Dusting Blog Cobwebs

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I suppose I haven’t blogged in a while. I suppose I haven’t done a lot of other things, either….like sleep, do my laundry, eat froyo (lies…definitely got some yesterday). I accepted a job in publishing in February, and life has been pretty busy every since. I guess I should have announced that on here at some point, but writing tons of blogs and press releases every day for others sort of sucks the fun out of doing it when you get home. Is it glamorous? Nope. Pays well? No, not really. Worth it? Definitely.

The past few months have contained a lot of firsts. First apartment, first time living in New York, first time holding a full-timer in publishing, first time living with Miss T.R. Wallace, first time having an intern, first time getting yelled at in all caps via e-mail…repeatedly, first time assembling an Ikea couch….that might be the best one. Stick figure instructions? NOT HELPFUL.

However, the bottle of wine consumed during assembly did wonders…they should really include that in the box.

The fact that this blog isn’t (and was never really) anonymous encourages me to hold my tongue about a lot of things (including some great inside scoop), but there’s plenty to be shared nonetheless.

For starters, there’s a time to state your case at work, and there’s a time to roll over. Sometimes a little nugget or misread email becomes WWIII, and it’s just not worth engaging. Don’t worry…privately, you never have to relinquish the fact that you’re still right.

Enjoy the free coffee. Drinking it will save you the $15 per-week (at LEAST) you spend at Starbuck’s or that little hipster café every morning. Stop it.

Be pleasant. It always serves you well. Until you have to be a bitch…then own it.

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creative balance.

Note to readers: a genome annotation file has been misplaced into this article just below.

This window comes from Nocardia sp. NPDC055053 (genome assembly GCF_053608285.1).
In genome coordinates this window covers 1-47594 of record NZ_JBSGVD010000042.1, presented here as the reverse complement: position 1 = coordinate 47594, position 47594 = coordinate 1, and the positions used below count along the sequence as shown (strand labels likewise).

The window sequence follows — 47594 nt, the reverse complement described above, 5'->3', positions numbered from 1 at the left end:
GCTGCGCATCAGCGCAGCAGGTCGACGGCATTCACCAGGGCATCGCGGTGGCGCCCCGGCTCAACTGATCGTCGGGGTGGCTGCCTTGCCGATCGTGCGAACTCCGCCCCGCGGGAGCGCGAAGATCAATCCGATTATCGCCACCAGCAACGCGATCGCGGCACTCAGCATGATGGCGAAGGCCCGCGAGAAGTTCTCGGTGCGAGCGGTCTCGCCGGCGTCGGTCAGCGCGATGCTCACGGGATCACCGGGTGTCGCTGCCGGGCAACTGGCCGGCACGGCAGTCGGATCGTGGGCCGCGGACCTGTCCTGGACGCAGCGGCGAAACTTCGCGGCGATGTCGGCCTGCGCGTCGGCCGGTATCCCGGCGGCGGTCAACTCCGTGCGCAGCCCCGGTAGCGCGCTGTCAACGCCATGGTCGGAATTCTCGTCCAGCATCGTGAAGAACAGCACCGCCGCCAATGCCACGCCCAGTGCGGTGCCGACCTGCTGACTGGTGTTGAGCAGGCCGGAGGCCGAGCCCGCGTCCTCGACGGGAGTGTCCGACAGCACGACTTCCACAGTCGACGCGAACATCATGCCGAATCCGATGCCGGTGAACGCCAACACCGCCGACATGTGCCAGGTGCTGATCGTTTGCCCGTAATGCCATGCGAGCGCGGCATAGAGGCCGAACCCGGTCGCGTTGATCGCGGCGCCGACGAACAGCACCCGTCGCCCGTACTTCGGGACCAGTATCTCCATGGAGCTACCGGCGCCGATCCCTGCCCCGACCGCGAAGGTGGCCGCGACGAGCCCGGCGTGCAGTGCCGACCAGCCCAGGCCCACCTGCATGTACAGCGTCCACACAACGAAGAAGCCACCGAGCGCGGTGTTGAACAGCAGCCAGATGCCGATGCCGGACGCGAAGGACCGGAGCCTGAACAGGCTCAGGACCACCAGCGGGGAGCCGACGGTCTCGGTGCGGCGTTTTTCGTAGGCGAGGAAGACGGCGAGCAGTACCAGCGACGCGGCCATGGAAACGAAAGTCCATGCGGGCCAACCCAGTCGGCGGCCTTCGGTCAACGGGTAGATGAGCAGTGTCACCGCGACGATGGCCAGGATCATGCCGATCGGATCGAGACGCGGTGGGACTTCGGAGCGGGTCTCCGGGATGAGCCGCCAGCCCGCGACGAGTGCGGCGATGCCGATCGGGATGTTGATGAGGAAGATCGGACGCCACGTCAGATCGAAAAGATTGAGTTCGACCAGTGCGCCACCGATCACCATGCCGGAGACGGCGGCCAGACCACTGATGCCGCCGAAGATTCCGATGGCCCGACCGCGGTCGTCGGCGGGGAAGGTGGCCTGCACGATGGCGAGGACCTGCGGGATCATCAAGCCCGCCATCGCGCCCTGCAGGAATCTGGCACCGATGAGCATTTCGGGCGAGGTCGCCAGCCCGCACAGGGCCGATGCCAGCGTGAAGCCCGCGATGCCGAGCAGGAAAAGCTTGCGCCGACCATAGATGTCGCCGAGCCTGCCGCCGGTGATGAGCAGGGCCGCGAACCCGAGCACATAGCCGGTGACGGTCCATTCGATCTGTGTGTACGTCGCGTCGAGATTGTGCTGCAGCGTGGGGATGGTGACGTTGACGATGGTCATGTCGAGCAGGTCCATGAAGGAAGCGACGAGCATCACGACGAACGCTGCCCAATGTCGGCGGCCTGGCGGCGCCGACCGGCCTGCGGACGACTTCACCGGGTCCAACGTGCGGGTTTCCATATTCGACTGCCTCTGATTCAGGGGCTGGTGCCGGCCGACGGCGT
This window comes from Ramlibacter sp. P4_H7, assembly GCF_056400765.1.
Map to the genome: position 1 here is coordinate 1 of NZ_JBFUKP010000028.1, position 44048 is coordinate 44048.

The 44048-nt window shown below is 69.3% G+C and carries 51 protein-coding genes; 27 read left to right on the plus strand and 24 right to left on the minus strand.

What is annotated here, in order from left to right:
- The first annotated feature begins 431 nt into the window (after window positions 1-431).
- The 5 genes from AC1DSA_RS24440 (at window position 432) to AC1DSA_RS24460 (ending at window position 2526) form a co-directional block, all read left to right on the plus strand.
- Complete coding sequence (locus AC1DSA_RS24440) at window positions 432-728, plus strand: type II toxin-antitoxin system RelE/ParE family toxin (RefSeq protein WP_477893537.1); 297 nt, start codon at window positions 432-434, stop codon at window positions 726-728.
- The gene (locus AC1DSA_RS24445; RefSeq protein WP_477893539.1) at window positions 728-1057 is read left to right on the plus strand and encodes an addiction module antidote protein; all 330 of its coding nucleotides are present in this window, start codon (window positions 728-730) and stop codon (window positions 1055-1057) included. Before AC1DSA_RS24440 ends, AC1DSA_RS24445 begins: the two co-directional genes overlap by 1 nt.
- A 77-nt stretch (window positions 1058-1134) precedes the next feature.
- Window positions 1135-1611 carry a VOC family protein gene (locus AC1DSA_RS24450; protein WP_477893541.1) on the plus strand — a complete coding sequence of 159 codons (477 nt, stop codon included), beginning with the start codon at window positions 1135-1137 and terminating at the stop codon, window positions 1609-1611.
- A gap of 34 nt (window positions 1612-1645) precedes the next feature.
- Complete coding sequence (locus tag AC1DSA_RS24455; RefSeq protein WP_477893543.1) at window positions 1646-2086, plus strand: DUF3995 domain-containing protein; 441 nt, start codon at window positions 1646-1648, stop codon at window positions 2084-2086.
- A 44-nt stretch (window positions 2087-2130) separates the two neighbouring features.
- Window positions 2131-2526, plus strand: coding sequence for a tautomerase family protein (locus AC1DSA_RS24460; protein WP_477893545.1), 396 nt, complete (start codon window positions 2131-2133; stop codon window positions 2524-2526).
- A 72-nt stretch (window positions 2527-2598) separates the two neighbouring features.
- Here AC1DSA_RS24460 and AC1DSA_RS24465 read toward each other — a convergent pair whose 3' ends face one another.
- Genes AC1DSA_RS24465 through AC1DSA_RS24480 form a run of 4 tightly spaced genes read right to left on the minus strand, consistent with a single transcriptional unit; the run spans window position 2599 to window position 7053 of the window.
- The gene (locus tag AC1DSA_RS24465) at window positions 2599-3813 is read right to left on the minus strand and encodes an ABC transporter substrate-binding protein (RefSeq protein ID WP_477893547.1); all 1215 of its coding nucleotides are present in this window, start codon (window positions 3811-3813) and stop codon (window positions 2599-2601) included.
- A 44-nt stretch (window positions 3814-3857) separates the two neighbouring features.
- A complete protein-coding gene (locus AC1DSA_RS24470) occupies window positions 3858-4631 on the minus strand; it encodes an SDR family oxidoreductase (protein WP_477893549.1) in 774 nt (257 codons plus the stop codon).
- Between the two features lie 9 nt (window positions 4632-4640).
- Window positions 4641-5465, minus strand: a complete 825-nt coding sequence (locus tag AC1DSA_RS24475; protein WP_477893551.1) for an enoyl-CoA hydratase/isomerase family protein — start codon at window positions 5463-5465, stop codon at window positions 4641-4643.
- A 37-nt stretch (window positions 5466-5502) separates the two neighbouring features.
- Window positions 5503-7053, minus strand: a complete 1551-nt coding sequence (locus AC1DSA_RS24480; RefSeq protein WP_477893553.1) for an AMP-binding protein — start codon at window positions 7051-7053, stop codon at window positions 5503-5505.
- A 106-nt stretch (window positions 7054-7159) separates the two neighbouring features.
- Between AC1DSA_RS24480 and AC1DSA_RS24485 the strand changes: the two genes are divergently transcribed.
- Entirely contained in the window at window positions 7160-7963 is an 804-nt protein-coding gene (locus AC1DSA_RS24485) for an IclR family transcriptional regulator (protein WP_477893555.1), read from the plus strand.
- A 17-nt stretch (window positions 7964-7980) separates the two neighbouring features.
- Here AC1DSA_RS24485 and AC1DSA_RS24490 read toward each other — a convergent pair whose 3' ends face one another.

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Like stories and narrative voices, writers embody different extremes. For some, the focus is the current project and the motivator is the next deadline (or, depending on your boss, the chiding voice that accompanies error). Thankfully, I never make mistakes. Kidding…no one is perfect (coming from someone who has been referred to as “impractically imperfect,” not a misquote). Anyway, there are also many writers who do not write to make a living and write purely from the soul, and then there are writers who do not write to make a living and can’t write from the soul…writers that have no soul…you get it.

Writing and editing for a living can cause you to slide into some really intellectually lazy behavior. Personally, I find myself making excuses to avoid my own creative work in favor of the goals that my employers deem immediate and relevant…and they are so convincing!

During work hours, yes! Go above and beyond! Work late and work hard, but don’t let the stress of completing an assignment for someone else translate to the neglect of your personal goals. Balance is everything. Yesterday, this is how it went down:

“I finished that article today. That was creative. That counts.” dgo asleep in food bowl

COMMENCE NAP ———>

In a later moment of clarity, I promptly “punished” myself for self-neglect with three pages of creative work. Also interesting. Shouldn’t I be rewarding myself with creative work instead of punishing myself with it? Yes, I was creative in my work for others, but whose goals were actually fulfilled?

The creative beast is a sneaky, fat, lazy animal of the subconscious when coupled with stress and sleep depravation.

I guess what I’m getting at is that while writers earn the right to make a living at what they do, it’s important to identify those moments when you might be making excuses for yourself and deviating from the challenges and goals you’ve set for yourself in your own writing and creativity. This doesn’t mean you shouldn’t (or can’t) be creative in work for others, but don’t forget yourself in what you do.

Also, do yoga. I have to say that starting up again is making my body scream, but it’s worth it for the calm, the clarity, and literal/metaphorical balance.